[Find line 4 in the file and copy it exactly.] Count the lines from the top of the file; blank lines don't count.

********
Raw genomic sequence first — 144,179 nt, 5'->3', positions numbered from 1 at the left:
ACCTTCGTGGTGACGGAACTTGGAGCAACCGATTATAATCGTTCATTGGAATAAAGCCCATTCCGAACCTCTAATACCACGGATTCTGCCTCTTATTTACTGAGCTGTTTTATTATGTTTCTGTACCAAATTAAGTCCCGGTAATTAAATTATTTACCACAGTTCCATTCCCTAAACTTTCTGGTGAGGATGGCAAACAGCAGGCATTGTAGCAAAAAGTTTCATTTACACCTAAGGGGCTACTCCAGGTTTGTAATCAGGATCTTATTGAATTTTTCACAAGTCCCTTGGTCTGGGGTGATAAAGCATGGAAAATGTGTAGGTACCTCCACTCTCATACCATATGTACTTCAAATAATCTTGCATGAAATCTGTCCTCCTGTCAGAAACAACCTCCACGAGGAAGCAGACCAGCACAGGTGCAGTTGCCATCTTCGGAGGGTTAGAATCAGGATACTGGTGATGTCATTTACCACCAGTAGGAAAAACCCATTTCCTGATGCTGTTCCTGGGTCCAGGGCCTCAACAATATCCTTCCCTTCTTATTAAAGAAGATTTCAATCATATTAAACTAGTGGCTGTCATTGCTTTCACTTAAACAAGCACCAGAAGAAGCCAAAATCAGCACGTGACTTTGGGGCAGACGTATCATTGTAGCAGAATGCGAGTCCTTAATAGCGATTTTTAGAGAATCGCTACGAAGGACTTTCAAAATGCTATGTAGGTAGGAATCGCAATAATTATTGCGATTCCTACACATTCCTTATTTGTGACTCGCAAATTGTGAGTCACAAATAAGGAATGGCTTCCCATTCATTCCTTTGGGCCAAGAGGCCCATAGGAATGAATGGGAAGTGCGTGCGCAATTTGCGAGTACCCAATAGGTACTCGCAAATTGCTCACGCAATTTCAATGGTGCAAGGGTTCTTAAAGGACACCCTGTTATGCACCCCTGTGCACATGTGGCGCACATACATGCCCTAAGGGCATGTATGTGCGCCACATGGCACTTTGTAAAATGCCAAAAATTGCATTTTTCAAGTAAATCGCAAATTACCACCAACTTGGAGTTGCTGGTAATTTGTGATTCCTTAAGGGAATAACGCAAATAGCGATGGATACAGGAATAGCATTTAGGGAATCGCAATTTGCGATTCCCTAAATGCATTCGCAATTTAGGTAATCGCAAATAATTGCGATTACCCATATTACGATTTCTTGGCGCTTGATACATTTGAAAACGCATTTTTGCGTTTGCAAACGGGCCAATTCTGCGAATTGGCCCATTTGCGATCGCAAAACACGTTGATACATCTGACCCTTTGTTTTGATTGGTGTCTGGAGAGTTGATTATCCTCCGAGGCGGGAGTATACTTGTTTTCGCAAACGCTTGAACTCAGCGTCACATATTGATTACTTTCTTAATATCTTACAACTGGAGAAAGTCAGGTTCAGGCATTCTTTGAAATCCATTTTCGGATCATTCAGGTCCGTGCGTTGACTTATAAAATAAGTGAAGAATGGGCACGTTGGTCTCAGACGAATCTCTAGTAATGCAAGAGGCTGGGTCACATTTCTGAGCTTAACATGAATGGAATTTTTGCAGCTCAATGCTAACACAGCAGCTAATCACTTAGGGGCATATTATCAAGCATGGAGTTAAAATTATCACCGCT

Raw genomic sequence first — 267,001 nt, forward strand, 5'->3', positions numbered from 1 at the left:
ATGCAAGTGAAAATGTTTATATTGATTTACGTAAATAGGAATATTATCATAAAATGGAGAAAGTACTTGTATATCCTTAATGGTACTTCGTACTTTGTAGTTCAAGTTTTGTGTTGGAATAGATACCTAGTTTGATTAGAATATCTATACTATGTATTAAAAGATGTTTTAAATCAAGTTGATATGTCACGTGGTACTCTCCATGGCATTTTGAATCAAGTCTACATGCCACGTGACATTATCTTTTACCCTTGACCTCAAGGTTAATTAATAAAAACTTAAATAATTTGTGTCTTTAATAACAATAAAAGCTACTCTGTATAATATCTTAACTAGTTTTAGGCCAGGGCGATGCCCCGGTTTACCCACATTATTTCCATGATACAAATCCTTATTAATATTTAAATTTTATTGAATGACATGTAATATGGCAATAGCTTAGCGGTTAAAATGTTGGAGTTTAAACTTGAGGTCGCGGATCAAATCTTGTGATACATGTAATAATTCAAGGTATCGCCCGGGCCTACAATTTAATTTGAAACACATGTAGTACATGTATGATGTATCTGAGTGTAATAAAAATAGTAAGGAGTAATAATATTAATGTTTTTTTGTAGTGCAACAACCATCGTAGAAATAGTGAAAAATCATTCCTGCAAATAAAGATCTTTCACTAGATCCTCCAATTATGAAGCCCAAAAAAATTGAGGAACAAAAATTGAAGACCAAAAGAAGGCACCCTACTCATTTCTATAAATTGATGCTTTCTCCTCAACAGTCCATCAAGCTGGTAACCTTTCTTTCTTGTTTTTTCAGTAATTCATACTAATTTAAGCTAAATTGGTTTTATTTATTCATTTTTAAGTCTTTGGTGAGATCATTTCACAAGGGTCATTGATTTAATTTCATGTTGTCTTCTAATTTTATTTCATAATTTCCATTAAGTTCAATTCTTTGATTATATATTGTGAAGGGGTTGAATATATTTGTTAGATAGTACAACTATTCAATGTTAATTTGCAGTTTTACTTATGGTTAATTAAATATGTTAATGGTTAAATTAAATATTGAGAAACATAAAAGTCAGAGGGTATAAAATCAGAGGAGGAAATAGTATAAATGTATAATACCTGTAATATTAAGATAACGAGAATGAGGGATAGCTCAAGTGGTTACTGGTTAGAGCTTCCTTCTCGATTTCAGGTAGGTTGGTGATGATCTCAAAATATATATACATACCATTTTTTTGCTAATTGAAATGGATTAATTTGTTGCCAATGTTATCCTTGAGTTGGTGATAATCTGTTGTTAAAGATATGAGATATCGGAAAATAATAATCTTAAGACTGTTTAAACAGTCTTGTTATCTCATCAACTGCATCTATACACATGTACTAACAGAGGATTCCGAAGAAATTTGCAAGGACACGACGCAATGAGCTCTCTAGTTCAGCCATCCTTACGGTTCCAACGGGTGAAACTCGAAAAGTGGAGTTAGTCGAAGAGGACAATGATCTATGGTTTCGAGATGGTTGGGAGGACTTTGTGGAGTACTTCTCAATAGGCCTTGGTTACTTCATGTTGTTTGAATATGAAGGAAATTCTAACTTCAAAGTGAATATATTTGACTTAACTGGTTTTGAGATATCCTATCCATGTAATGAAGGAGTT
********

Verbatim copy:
ATGCAAGTGAAAATGTTTATATTGATTTACGTAAATAGGAATATTATCATAAAATGGAGAAAGTACTTGTATATCCTTAATGGTACTTCGTACTTTGTAGTTCAAGTTTTGTGTTGGAATAGATACCTAGTTTGATTAGAATATCTATACTATGTATTAAAAGATGTTTTAAATCAAGTTGATATGTCACGTGGTACTCTCCATGGCATTTTGAATCAAGTCTACATGCCACGTGACATTATCTTTTACCCTTGACCTCAAGGTTAATTAATAAAAACTTAAATAATTTGTGTCTTTAATAACAATAAAAGCTACTCTGTATAATATCTTAACTAGTTTTAGGCCAGGGCGATGCCCCGGTTTACCCACATTATTTCCATGATACAAATCCTTATTAATATTTAAATTTTATTGAATGACATGTAATATGGCAATAGCTTAGCGGTTAAAATGTTGGAGTTTAAACTTGAGGTCGCGGATCAAATCTTGTGATACATGTAATAATTCAAGGTATCGCCCGGGCCTACAATTTAATTTGAAACACATGTAGTACATGTATGATGTATCTGAGTGTAATAAAAATAGTAAGGAGTAATAATATTAATGTTTTTTTGTAGTGCAACAACCATCGTAGAAATAGTGAAAAATCATTCCTGCAAATAAAGATCTTTCACTAGATCCTCCAATTATGAAGCCCAAAAAAATTGAGGAACAAAAATTGAAGACCAAAAGAAGGCACCCTACTCATTTCTATAAATTGATGCTTTCTCCTCAACAGTCCATCAAGCTGGTAACCTTTCTTTCTTGTTTTTTCAGTAATTCATACTAATTTAAGCTAAATTGGTTTTATTTATTCATTTTTAAGTCTTTGGTGAGATCATTTCACAAGGGTCATTGATTTAATTTCATGTTGTCTTCTAATTTTATTTCATAATTTCCATTAAGTTCAATTCTTTGATTATATATTGTGAAGGGGTTGAATATATTTGTTAGATAGTACAACTATTCAATGTTAATTTGCAGTTTTACTTATGGTTAATTAAATATGTTAATGGTTAAATTAAATATTGAGAAACATAAAAGTCAGAGGGTATAAAATCAGAGGAGGAAATAGTATAAATGTATAATACCTGTAATATTAAGATAACGAGAATGAGGGATAGCTCAAGTGGTTACTGGTTAGAGCTTCCTTCTCGATTTCAGGTAGGTTGGTGATGATCTCAAAATATATATACATACCATTTTTTTGCTAATTGAAATGGATTAATTTGTTGCCAATGTTATCCTTGAGTTGGTGATAATCTGTTGTTAAAGATATGAGATATCGGAAAATAATAATCTTAAGACTGTTTAAACAGTCTTGTTATCTCATCAACTGCATCTATACACATGTACTAACAGAGGATTCCGAAGAAATTTGCAAGGACACGACGCAATGAGCTCTCTAGTTCAGCCATCCTTACGGTTCCAACGGGTGAAACTCGAAAAGTGGAGTTAGTCGAAGAGGACAATGATCTATGGTTTCGAGATGGTTGGGAGGACTTTGTGGAGTACTTCTCAATAGGCCTTGGTTACTTCATGTTGTTTGAATATGAAGGAAATTCTAACTTCAAAGTGAATATATTTGACTTAACTGGTTTTGAGATATCCTATCCATGTAATGAAGGAGTT